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The country has a total of 2300 pesticides approved. UN says that every year 200 thousand people die of acute intoxication by this kind of product. Brazil ranks 44th in pesticide’s use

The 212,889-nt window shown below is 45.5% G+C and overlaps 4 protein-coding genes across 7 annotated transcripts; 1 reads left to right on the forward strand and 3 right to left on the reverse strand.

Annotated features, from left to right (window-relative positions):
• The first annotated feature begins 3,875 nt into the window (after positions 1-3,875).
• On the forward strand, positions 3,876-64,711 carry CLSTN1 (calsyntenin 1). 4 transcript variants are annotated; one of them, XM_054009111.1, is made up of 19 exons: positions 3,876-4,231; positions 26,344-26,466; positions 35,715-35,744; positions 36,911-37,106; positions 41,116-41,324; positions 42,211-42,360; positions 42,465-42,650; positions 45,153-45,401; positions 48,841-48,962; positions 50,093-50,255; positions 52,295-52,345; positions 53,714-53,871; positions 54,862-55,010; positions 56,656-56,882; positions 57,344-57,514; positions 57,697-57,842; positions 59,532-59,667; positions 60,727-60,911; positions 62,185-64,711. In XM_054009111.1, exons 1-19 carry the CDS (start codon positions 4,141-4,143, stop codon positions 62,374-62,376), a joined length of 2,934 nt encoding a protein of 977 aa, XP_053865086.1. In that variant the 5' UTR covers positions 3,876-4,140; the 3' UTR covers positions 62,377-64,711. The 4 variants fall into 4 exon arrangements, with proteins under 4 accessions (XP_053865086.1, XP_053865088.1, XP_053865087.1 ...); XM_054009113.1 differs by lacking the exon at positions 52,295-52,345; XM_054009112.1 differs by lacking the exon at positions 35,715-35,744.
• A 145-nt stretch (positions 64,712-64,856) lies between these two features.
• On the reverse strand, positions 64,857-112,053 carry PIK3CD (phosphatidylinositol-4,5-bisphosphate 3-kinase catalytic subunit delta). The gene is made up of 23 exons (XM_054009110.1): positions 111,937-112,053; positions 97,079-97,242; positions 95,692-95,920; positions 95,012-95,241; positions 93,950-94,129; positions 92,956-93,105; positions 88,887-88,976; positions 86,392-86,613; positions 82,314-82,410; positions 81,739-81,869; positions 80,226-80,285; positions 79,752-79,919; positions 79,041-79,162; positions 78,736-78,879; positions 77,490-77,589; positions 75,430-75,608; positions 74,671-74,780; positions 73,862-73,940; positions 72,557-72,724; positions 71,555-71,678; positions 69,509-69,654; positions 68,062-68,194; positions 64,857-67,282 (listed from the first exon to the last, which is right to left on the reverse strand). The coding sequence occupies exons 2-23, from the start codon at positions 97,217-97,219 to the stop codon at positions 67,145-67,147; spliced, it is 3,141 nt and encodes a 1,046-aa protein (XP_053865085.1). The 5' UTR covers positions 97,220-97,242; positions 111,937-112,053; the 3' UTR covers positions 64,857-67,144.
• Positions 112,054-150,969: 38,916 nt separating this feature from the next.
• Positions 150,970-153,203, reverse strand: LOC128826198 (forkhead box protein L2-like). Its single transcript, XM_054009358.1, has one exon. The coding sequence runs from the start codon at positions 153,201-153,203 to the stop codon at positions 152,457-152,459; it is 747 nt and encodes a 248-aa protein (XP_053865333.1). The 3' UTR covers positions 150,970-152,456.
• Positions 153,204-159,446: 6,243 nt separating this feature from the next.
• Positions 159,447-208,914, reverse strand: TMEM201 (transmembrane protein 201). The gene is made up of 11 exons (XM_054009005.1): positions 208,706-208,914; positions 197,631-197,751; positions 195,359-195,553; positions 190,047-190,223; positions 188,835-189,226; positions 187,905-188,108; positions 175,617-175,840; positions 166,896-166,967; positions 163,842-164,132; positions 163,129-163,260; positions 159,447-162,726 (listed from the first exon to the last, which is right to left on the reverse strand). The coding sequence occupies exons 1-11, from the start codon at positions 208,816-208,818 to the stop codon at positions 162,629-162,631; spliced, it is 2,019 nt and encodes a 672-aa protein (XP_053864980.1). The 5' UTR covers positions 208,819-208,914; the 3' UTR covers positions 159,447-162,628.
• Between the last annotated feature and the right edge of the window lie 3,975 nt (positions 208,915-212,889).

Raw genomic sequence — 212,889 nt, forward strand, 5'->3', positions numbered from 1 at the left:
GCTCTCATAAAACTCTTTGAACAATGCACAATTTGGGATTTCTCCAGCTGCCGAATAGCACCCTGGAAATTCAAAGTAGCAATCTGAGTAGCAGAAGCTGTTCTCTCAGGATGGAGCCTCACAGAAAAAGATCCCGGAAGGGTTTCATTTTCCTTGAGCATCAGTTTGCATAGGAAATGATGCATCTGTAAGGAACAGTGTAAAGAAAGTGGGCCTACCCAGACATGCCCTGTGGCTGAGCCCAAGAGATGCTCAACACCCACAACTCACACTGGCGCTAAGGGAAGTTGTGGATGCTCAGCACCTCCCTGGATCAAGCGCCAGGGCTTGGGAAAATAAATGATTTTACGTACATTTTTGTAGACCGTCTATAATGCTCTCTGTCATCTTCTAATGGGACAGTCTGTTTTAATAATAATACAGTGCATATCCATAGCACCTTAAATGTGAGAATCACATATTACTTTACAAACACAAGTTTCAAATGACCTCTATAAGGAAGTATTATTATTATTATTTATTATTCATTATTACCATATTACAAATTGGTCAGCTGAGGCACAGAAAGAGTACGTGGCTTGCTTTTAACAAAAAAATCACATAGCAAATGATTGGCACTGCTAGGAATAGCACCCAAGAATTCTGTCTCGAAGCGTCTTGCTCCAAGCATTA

[/vc_column_text][/vc_column][/vc_row][vc_row][vc_column][nd_options_text nd_options_text_tag=”h1″ nd_options_text_weight=”normal” nd_options_text=”Rafaela Polo” nd_options_text_color=”#727475″ nd_options_text_font_size=”20″ nd_options_text_line_height=”20″][nd_options_spacer nd_options_height=”50″][vc_column_text]With the increase of production and commercialization of organic products, free of pesticides and because of that healthier and more natural, it was expected that the use of pesticides would suffer a drop, right? Not in Brazil. In the last three years, there was a growth in the registers of pesticides in the country. In 2016, 300 new authorizations were signed, in 2017 there were 400 more and in 2018 the number got closer to 500.[/vc_column_text][vc_column_text]According to G1, in five months the new federal government approved 239 new pesticides – 48% of them considered highly or extremely toxic. According to the publication, the Agriculture Federal Department claims that 52% are copies of active principles already used and 28% generic forms of products already authorized. The government maintains that none of it is “brand new”.[/vc_column_text][vc_column_text]Today Brazil allows 2300 pesticides placing the country in the 44th position in the ranking of the highest consumers of these products (behind Portugal and Netherlands). In 2018, the now agriculture minister Tereza Cristina, then a member of the congress, led the approval of the law project 6299/2002, nicknamed “Pec do Veneno” (something like “poison package). In June this year, Anvisa published an official note against this initiative. “Anvisa is against the proposal for a substitute  law project (PL) 6299/02, which deals with the registration, inspection and control of pesticides in the country and which removes from the agency, in practice, the competence to carry out toxicological and environmental reevaluation of these products. For Anvisa, the PL does not contribute to the improvement, availability of safer food or new technologies for the farmer and not even to the strengthening of the pesticide regulatory system, thus not serving those who should be the focus of the legislation: the Brazilian population ”, stated in an excerpt from the document, published on the agency’s official website.[/vc_column_text][vc_column_text]At the website Chega de Agrotóxicos (No more pesticides), 1.691.507 people have already signed a petition for the approval of the National Politics to Pesticide Reduction. The goal is to reach 2 million names (sign it here). “Food without pesticides and cultivated in a sustainable and regenerating manner is essential for the perpetuation of human life on earth. Food without poison means a happier, healthier and more dignified life for everyone ”, says chef Bel Coelho, in a statement recorded by the website. “One of the biggest lies of recent times is that with genetically modified seeds and pesticides, we will end hunger in the world”, says chef Paola Carosella.[/vc_column_text][/vc_column][/vc_row][vc_row][vc_column][nd_options_spacer][/vc_column][/vc_row][vc_row][vc_column][vc_basic_grid post_type=”post” max_items=”3″ initial_loading_animation=”none” grid_id=”vc_gid:1615316729430-8b8e83c7-5d19-10″ taxonomies=”49″][/vc_column][/vc_row]